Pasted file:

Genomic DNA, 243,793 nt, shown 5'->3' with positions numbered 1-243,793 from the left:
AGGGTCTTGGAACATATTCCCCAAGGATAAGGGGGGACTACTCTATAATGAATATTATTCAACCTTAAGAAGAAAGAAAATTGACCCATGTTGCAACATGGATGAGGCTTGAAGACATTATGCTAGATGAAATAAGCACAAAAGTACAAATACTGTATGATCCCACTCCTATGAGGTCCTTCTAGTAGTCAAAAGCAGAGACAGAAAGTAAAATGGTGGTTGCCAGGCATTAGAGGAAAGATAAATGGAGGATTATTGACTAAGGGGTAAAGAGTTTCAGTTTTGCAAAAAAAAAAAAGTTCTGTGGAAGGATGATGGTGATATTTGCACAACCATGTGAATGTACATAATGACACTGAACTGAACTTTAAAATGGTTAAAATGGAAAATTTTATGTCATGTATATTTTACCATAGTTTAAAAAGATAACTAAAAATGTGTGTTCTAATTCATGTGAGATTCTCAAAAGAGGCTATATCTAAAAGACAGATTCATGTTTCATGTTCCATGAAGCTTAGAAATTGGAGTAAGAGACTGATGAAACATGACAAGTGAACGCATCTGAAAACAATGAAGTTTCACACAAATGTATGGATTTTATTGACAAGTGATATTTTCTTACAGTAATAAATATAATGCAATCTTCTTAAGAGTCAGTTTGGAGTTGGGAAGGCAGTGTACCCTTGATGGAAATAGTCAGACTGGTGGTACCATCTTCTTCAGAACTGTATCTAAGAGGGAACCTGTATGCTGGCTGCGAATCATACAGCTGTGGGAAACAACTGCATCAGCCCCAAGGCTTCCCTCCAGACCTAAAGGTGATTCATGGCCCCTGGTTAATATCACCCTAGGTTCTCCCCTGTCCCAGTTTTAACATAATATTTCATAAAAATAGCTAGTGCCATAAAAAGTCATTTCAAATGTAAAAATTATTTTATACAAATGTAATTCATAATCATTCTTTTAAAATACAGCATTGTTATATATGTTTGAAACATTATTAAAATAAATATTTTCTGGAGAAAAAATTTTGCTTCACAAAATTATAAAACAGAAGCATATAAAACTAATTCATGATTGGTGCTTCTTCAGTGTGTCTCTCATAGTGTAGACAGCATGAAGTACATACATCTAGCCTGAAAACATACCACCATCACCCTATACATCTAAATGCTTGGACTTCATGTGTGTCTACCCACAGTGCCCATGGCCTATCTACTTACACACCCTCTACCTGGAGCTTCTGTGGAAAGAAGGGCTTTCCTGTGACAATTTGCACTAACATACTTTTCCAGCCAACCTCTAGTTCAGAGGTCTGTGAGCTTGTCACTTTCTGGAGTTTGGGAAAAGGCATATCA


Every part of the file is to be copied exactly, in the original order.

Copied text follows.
Genomic DNA, 243,793 nt, shown 5'->3' with positions numbered 1-243,793 from the left:
AGGGTCTTGGAACATATTCCCCAAGGATAAGGGGGGACTACTCTATAATGAATATTATTCAACCTTAAGAAGAAAGAAAATTGACCCATGTTGCAACATGGATGAGGCTTGAAGACATTATGCTAGATGAAATAAGCACAAAAGTACAAATACTGTATGATCCCACTCCTATGAGGTCCTTCTAGTAGTCAAAAGCAGAGACAGAAAGTAAAATGGTGGTTGCCAGGCATTAGAGGAAAGATAAATGGAGGATTATTGACTAAGGGGTAAAGAGTTTCAGTTTTGCAAAAAAAAAAAAGTTCTGTGGAAGGATGATGGTGATATTTGCACAACCATGTGAATGTACATAATGACACTGAACTGAACTTTAAAATGGTTAAAATGGAAAATTTTATGTCATGTATATTTTACCATAGTTTAAAAAGATAACTAAAAATGTGTGTTCTAATTCATGTGAGATTCTCAAAAGAGGCTATATCTAAAAGACAGATTCATGTTTCATGTTCCATGAAGCTTAGAAATTGGAGTAAGAGACTGATGAAACATGACAAGTGAACGCATCTGAAAACAATGAAGTTTCACACAAATGTATGGATTTTATTGACAAGTGATATTTTCTTACAGTAATAAATATAATGCAATCTTCTTAAGAGTCAGTTTGGAGTTGGGAAGGCAGTGTACCCTTGATGGAAATAGTCAGACTGGTGGTACCATCTTCTTCAGAACTGTATCTAAGAGGGAACCTGTATGCTGGCTGCGAATCATACAGCTGTGGGAAACAACTGCATCAGCCCCAAGGCTTCCCTCCAGACCTAAAGGTGATTCATGGCCCCTGGTTAATATCACCCTAGGTTCTCCCCTGTCCCAGTTTTAACATAATATTTCATAAAAATAGCTAGTGCCATAAAAAGTCATTTCAAATGTAAAAATTATTTTATACAAATGTAATTCATAATCATTCTTTTAAAATACAGCATTGTTATATATGTTTGAAACATTATTAAAATAAATATTTTCTGGAGAAAAAATTTTGCTTCACAAAATTATAAAACAGAAGCATATAAAACTAATTCATGATTGGTGCTTCTTCAGTGTGTCTCTCATAGTGTAGACAGCATGAAGTACATACATCTAGCCTGAAAACATACCACCATCACCCTATACATCTAAATGCTTGGACTTCATGTGTGTCTACCCACAGTGCCCATGGCCTATCTACTTACACACCCTCTACCTGGAGCTTCTGTGGAAAGAAGGGCTTTCCTGTGACAATTTGCACTAACATACTTTTCCAGCCAACCTCTAGTTCAGAGGTCTGTGAGCTTGTCACTTTCTGGAGTTTGGGAAAAGGCATATCA